In the report, authors Patrick McCarthy, Vincent Schiraldi, and Miriam Shark call for every youth prison in the United States to be closed and “replaced with a network of community-based programs and small facilities near the youth’s communities.” Youth prisons have failed, the authors argue, and they have been failing since the first reformatory, Massachusetts’s Lyman School for Boys, opened in 1846 in response to rising misbehavior among the young, urban poor. “America’s approach to youth incarceration,” they write, “has been built on the premise that a slightly modified version of the adult correctional model of incarceration, control, coercion, and punishment—with a little bit of programming sprinkled in—would rehabilitate young people.”

But if America’s correctional model is not working well for adults, it is definitely not working for youth. Between 70 and 80 percent (rates vary by state) of incarcerated youth return to a youth correctional facility or prison within two to three years. This high recidivism rate comes not only at a high social cost but also a high financial one: states spend approximately $150,000 each year to incarcerate just one juvenile offender. To offer an extreme example, Connecticut has one youth correctional facility (which the governor recently mandated be closed) that has a $53 million budget and holds only 43 young men. According to a 2014 report from the Justice Policy Institute, the long-term costs of incarcerating youth—accounting for the loss of future earnings, loss of future tax revenue, and increased Medicare and Medicaid spending—is estimated between $8 and $21 billion each year.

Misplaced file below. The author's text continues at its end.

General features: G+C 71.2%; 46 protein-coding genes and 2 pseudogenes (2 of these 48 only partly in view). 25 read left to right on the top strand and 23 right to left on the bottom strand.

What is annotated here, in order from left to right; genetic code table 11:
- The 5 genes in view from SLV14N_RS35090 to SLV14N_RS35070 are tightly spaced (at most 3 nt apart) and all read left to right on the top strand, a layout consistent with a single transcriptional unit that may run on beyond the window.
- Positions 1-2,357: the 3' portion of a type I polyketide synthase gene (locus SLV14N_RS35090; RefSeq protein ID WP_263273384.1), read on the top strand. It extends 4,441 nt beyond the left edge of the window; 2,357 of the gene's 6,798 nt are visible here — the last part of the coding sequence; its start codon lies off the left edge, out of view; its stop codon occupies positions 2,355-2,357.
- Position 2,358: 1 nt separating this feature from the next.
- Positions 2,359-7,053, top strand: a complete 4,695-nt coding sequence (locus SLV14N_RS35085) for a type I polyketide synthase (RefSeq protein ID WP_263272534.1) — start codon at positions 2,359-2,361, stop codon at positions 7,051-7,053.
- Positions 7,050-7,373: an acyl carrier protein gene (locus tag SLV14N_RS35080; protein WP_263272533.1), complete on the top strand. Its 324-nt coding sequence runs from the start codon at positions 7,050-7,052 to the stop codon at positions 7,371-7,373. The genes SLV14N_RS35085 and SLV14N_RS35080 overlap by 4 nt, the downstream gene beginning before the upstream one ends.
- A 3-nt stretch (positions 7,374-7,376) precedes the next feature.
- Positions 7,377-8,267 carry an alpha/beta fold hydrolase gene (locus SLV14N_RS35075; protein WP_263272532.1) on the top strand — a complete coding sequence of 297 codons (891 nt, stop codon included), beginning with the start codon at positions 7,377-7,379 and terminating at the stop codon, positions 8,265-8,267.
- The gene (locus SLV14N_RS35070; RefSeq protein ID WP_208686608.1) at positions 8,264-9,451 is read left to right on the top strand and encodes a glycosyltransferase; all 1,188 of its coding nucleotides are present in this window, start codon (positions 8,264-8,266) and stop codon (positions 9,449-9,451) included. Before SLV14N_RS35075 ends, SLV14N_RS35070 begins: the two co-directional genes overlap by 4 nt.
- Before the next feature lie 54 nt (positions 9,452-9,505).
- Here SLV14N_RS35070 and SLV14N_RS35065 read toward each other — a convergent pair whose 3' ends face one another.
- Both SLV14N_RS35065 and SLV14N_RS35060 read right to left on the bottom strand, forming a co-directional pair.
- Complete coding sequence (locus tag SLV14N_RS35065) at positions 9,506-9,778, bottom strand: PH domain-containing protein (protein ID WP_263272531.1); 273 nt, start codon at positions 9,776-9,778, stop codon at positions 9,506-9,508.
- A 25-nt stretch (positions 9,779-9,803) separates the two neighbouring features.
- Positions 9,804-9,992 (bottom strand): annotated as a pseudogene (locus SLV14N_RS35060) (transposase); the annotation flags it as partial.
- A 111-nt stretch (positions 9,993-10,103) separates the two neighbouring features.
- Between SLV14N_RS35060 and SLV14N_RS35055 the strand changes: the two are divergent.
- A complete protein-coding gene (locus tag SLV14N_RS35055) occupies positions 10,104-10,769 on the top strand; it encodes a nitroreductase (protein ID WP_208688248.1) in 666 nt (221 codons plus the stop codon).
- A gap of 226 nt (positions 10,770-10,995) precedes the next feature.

If America’s correctional model is not working well for adults, it is definitely not working for youth.

Furthermore, maltreatment of young prisoners is well documented, as in this 2015 report from the Annie E. Casey Foundation. Instead of sending troubled youth to juvenile corrections facilities that, in the words of the Harvard Kennedy School/NIJ report, “exacerbate many of the factors that brought them to the attention of the courts in the first place,” what if troubled youth were able to participate in programs that actually helped them get their lives back on track?

To make their point, the report authors compare the experiences of two 16-year-olds: MJ and DS (note: It’s unclear in the report as to whether these are actual or fictional young men.) MJ is sentenced to 18-months at Elm Tree Correctional Center. When he arrives at the center, he is directed to a small cell, where he can hear yelling and clanging metal doors. He waits for a while and then is instructed to strip naked so officers can search him. Later, he is taken to his own cell, which has a cot with a thin blanket but no sheets or pillow, and is occupied by a roommate who has no interest in talking to him. When he is locked in for the night, he feels lonely and afraid.

Contrast the experience of DS, who is sent to the Back on Track House instead of a juvenile correctional facility. The Back on Track House is only 10 minutes from where DS’s family lives, so they will be able to visit him during evenings and weekends. DS is welcomed to the house by counselors, meets with the principal, and is patted down. He is then taken to a room with couches and bean bags, where he is greeted by several other guys in the program. DS is assigned a “buddy” to show him the ropes, and his roommate tells him about how the Back on Track House will help him if he puts in the effort. The young men eat dinner family style and before they go to bed, they meet in a circle to talk about their days and are given time to read or do homework. DS wakes up the next morning to his own alarm clock and knows that is up to him to make sure he is at breakfast on time.